<img class=”alignright” title=”clock” src=”/images/0901/clock.jpg” alt="” width=”250” height=”247” />Nobody likes slow software because they have to wait. Waiting means you’re spending your time doing nothing because of something else that’s out of your control. But waiting is an integral part of our interaction with computers and the software they run. Things don’t happen instantly. You need to wait for applications to load, wait for websites to download, wait for software to compile and so on.
Because waiting isn’t a positive aspect of your product, you would do well to minimize it. There are two ways of doing this.
The first is the most straightforward: optimize your code. There are a few things you can do here, like re-factoring and caching, that will help your apps run faster. Optimizing your code to run faster is an honest and fairly obvious way to go about decreasing wait times for your users.
What about the second way? Well… you can always cheat. Instead of addressing the root cause of the problem – slow code – you can address the symptom – the negative feeling of waiting.
The biggest problem a wait time presents us with is uncertainty – uncertainty about when the wait will end (and indeed, in some cases uncertainty about whether anything is happening at all). In software, this uncertainty has been solved with the introduction of progress bars and loading indicators.
Progress bars show you how much of the process has been completed, and how much there is left to go. You can also gauge how fast the bar is filling up, so can roughly estimate how long it’s going to take for the whole thing to finish. Sometimes the remaining time is calculated for you.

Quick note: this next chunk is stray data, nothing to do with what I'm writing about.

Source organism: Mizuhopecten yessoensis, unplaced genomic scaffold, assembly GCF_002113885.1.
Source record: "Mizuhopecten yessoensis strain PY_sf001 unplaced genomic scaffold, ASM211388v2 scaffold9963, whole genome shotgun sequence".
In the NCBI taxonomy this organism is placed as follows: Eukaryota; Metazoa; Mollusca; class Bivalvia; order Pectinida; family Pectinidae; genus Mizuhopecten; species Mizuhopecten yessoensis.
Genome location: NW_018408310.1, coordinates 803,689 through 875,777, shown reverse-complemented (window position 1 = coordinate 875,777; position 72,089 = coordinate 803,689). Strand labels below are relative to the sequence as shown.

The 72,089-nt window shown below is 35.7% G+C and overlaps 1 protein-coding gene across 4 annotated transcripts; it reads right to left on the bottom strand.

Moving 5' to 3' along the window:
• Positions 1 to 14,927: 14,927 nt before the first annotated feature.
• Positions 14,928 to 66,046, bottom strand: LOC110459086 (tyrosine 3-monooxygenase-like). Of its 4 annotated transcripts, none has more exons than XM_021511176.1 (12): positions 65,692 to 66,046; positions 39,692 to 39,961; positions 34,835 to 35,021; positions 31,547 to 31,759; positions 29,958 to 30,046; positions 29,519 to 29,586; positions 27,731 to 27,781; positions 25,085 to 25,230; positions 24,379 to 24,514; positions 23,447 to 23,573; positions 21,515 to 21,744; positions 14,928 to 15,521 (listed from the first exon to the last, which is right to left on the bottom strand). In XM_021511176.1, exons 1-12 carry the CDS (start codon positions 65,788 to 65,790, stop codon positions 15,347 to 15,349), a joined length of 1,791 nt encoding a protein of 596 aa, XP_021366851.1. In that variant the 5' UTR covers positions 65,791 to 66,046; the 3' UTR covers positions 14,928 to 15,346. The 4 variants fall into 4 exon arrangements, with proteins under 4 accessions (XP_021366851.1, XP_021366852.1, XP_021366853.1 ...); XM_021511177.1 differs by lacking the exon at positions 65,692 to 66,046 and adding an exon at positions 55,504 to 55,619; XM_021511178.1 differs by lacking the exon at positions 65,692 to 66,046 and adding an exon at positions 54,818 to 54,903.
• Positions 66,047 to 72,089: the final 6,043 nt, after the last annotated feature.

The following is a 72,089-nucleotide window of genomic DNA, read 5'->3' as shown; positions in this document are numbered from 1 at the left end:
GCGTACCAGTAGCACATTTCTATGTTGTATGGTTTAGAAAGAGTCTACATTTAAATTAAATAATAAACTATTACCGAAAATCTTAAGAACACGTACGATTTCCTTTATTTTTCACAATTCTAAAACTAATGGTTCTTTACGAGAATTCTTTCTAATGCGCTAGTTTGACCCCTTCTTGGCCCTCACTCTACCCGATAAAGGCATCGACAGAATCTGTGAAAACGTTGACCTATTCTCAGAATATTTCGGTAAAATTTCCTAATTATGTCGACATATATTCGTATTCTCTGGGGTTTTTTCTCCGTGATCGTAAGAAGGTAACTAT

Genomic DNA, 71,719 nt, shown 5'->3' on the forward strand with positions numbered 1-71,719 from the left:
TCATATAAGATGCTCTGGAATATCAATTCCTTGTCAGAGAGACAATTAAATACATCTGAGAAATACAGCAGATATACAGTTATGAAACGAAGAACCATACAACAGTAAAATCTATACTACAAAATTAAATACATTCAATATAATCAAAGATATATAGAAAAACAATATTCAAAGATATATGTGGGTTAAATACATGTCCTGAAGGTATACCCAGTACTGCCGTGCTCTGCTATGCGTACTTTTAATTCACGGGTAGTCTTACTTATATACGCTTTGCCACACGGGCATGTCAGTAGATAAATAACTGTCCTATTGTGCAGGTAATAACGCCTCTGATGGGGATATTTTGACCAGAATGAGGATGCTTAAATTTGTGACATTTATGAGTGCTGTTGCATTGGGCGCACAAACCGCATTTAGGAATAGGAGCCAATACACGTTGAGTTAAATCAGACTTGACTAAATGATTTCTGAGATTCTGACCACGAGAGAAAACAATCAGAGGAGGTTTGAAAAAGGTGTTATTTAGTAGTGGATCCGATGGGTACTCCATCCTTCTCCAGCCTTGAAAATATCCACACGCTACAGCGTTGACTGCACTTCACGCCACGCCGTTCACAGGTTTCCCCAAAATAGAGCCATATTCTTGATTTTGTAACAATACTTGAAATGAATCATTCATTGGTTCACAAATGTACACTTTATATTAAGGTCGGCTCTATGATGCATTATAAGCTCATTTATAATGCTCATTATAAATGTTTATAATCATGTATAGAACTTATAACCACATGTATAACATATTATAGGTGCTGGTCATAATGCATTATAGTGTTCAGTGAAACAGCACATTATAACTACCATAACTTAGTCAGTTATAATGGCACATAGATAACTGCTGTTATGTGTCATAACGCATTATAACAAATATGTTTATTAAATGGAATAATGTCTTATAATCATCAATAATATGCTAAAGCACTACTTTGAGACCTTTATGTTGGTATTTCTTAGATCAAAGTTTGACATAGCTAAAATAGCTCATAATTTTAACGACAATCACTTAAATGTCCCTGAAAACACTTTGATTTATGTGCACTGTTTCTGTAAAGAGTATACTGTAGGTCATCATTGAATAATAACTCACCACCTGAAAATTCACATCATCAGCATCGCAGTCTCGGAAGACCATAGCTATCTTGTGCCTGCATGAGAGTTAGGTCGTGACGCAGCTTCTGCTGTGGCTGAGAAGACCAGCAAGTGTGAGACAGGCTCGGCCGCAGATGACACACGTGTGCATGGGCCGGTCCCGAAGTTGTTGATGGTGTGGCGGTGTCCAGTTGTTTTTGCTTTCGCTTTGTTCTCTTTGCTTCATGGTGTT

Research shows that with the absence of a progress bar, the perception of how long a process takes to complete is lengthened. This means that without progress bars or some other indicators your application will feel slower to your users.
<img class=”alignnone” title=”progress bar” src=”/images/0901/progress_bar.png” alt="” width=”451” height=”294” />
The progress bar in Firefox file download manager.
Sometimes a process may only take a few seconds. In these cases it’s not worth showing a full progress bar, however it may be worth adding some form of a “loading” indicator. This will just tell your users that something is happening – that the service is working on their request and it will be completed shortly. Without this indicator, the user doesn’t know whether anything is happening at all – perhaps the application has crashed or the web server isn’t processing their request.
<img class=”alignnone” title=”loading wheel” src=”/images/0901/firefox_loading.png” alt="” width=”150” height=”100” />
Firefox shows a spinning loading wheel during page loading time.
When speeding-up a process is not an option, giving extra care to a customer makes the experience of waiting more tolerable.
John Maeda, The Laws of Simplicity
Next time you’re working on streamlining your app, look at all the options available to you. Improving your code is a good idea, but sometimes it can take a lot more effort and time than you have available. Softening the negative symptoms of waiting is a viable alternative. Use indicators like progress bars and loading wheels to tell your users that the software is working and inform them how long they have to wait. This isn’t just simple courtesy, watching the progress bar move makes time fly faster.